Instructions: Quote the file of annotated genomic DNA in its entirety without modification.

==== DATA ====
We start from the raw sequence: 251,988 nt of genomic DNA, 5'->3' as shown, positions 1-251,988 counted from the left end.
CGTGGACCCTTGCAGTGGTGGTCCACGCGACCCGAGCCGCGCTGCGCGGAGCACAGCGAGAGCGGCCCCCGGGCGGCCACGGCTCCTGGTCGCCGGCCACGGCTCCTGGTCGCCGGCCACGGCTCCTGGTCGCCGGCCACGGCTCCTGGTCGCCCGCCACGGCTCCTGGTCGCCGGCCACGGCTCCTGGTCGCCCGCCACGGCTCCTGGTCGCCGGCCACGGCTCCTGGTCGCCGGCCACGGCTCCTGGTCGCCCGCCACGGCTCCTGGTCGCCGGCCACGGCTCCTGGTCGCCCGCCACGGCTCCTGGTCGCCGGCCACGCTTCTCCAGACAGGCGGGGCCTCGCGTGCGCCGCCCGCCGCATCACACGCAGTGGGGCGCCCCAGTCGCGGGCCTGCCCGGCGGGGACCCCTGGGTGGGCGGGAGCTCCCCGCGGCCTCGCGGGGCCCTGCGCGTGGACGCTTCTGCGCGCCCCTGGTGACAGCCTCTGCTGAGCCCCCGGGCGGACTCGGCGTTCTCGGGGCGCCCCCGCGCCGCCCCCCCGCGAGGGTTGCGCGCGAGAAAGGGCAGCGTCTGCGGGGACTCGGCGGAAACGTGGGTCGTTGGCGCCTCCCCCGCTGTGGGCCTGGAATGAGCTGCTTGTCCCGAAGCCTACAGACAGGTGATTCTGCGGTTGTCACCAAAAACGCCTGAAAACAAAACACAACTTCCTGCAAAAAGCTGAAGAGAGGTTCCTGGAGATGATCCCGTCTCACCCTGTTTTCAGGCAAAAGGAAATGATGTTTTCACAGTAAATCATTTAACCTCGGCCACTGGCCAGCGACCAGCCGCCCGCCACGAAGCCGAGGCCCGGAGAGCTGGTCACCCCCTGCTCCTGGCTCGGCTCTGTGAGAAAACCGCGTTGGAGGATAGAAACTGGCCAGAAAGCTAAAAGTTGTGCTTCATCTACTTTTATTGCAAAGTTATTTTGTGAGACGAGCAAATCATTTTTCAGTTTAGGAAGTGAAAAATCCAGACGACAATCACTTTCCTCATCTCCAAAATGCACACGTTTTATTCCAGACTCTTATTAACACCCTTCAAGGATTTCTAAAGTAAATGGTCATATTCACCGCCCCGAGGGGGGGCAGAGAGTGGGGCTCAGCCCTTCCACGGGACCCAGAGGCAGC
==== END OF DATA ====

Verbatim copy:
We start from the raw sequence: 251,988 nt of genomic DNA, 5'->3' as shown, positions 1-251,988 counted from the left end.
CGTGGACCCTTGCAGTGGTGGTCCACGCGACCCGAGCCGCGCTGCGCGGAGCACAGCGAGAGCGGCCCCCGGGCGGCCACGGCTCCTGGTCGCCGGCCACGGCTCCTGGTCGCCGGCCACGGCTCCTGGTCGCCGGCCACGGCTCCTGGTCGCCCGCCACGGCTCCTGGTCGCCGGCCACGGCTCCTGGTCGCCCGCCACGGCTCCTGGTCGCCGGCCACGGCTCCTGGTCGCCGGCCACGGCTCCTGGTCGCCCGCCACGGCTCCTGGTCGCCGGCCACGGCTCCTGGTCGCCCGCCACGGCTCCTGGTCGCCGGCCACGCTTCTCCAGACAGGCGGGGCCTCGCGTGCGCCGCCCGCCGCATCACACGCAGTGGGGCGCCCCAGTCGCGGGCCTGCCCGGCGGGGACCCCTGGGTGGGCGGGAGCTCCCCGCGGCCTCGCGGGGCCCTGCGCGTGGACGCTTCTGCGCGCCCCTGGTGACAGCCTCTGCTGAGCCCCCGGGCGGACTCGGCGTTCTCGGGGCGCCCCCGCGCCGCCCCCCCGCGAGGGTTGCGCGCGAGAAAGGGCAGCGTCTGCGGGGACTCGGCGGAAACGTGGGTCGTTGGCGCCTCCCCCGCTGTGGGCCTGGAATGAGCTGCTTGTCCCGAAGCCTACAGACAGGTGATTCTGCGGTTGTCACCAAAAACGCCTGAAAACAAAACACAACTTCCTGCAAAAAGCTGAAGAGAGGTTCCTGGAGATGATCCCGTCTCACCCTGTTTTCAGGCAAAAGGAAATGATGTTTTCACAGTAAATCATTTAACCTCGGCCACTGGCCAGCGACCAGCCGCCCGCCACGAAGCCGAGGCCCGGAGAGCTGGTCACCCCCTGCTCCTGGCTCGGCTCTGTGAGAAAACCGCGTTGGAGGATAGAAACTGGCCAGAAAGCTAAAAGTTGTGCTTCATCTACTTTTATTGCAAAGTTATTTTGTGAGACGAGCAAATCATTTTTCAGTTTAGGAAGTGAAAAATCCAGACGACAATCACTTTCCTCATCTCCAAAATGCACACGTTTTATTCCAGACTCTTATTAACACCCTTCAAGGATTTCTAAAGTAAATGGTCATATTCACCGCCCCGAGGGGGGGCAGAGAGTGGGGCTCAGCCCTTCCACGGGACCCAGAGGCAGC